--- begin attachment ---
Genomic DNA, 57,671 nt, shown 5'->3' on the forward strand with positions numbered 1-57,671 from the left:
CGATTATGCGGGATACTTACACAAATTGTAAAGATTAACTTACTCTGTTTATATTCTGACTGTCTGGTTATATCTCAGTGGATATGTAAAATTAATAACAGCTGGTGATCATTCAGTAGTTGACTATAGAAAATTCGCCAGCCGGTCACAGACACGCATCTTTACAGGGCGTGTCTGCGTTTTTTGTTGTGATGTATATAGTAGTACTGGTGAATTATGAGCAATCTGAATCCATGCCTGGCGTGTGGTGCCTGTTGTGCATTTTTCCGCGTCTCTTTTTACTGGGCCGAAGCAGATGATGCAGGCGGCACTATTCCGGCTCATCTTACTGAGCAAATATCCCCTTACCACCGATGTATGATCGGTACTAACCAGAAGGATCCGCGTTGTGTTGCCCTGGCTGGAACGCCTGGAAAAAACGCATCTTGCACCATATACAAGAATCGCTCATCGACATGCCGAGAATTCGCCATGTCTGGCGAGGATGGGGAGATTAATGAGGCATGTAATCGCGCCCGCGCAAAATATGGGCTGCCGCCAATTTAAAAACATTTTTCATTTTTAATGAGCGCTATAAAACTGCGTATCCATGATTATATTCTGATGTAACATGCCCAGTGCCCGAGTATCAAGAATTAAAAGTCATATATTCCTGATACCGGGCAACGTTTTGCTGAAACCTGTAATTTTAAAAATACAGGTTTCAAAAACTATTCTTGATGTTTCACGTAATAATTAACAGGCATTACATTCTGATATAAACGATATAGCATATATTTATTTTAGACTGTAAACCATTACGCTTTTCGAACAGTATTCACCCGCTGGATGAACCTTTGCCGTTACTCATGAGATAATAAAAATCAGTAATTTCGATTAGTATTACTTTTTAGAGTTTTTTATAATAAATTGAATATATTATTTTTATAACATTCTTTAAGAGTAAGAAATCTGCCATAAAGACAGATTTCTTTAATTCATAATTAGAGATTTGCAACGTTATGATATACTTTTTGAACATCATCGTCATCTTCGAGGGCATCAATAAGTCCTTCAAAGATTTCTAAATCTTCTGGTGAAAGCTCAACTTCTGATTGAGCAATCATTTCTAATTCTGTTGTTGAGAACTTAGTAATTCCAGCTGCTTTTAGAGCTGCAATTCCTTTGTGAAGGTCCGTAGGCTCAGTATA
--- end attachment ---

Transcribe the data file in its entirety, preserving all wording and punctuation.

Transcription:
Genomic DNA, 57,671 nt, shown 5'->3' on the forward strand with positions numbered 1-57,671 from the left:
CGATTATGCGGGATACTTACACAAATTGTAAAGATTAACTTACTCTGTTTATATTCTGACTGTCTGGTTATATCTCAGTGGATATGTAAAATTAATAACAGCTGGTGATCATTCAGTAGTTGACTATAGAAAATTCGCCAGCCGGTCACAGACACGCATCTTTACAGGGCGTGTCTGCGTTTTTTGTTGTGATGTATATAGTAGTACTGGTGAATTATGAGCAATCTGAATCCATGCCTGGCGTGTGGTGCCTGTTGTGCATTTTTCCGCGTCTCTTTTTACTGGGCCGAAGCAGATGATGCAGGCGGCACTATTCCGGCTCATCTTACTGAGCAAATATCCCCTTACCACCGATGTATGATCGGTACTAACCAGAAGGATCCGCGTTGTGTTGCCCTGGCTGGAACGCCTGGAAAAAACGCATCTTGCACCATATACAAGAATCGCTCATCGACATGCCGAGAATTCGCCATGTCTGGCGAGGATGGGGAGATTAATGAGGCATGTAATCGCGCCCGCGCAAAATATGGGCTGCCGCCAATTTAAAAACATTTTTCATTTTTAATGAGCGCTATAAAACTGCGTATCCATGATTATATTCTGATGTAACATGCCCAGTGCCCGAGTATCAAGAATTAAAAGTCATATATTCCTGATACCGGGCAACGTTTTGCTGAAACCTGTAATTTTAAAAATACAGGTTTCAAAAACTATTCTTGATGTTTCACGTAATAATTAACAGGCATTACATTCTGATATAAACGATATAGCATATATTTATTTTAGACTGTAAACCATTACGCTTTTCGAACAGTATTCACCCGCTGGATGAACCTTTGCCGTTACTCATGAGATAATAAAAATCAGTAATTTCGATTAGTATTACTTTTTAGAGTTTTTTATAATAAATTGAATATATTATTTTTATAACATTCTTTAAGAGTAAGAAATCTGCCATAAAGACAGATTTCTTTAATTCATAATTAGAGATTTGCAACGTTATGATATACTTTTTGAACATCATCGTCATCTTCGAGGGCATCAATAAGTCCTTCAAAGATTTCTAAATCTTCTGGTGAAAGCTCAACTTCTGATTGAGCAATCATTTCTAATTCTGTTGTTGAGAACTTAGTAATTCCAGCTGCTTTTAGAGCTGCAATTCCTTTGTGAAGGTCCGTAGGCTCAGTATA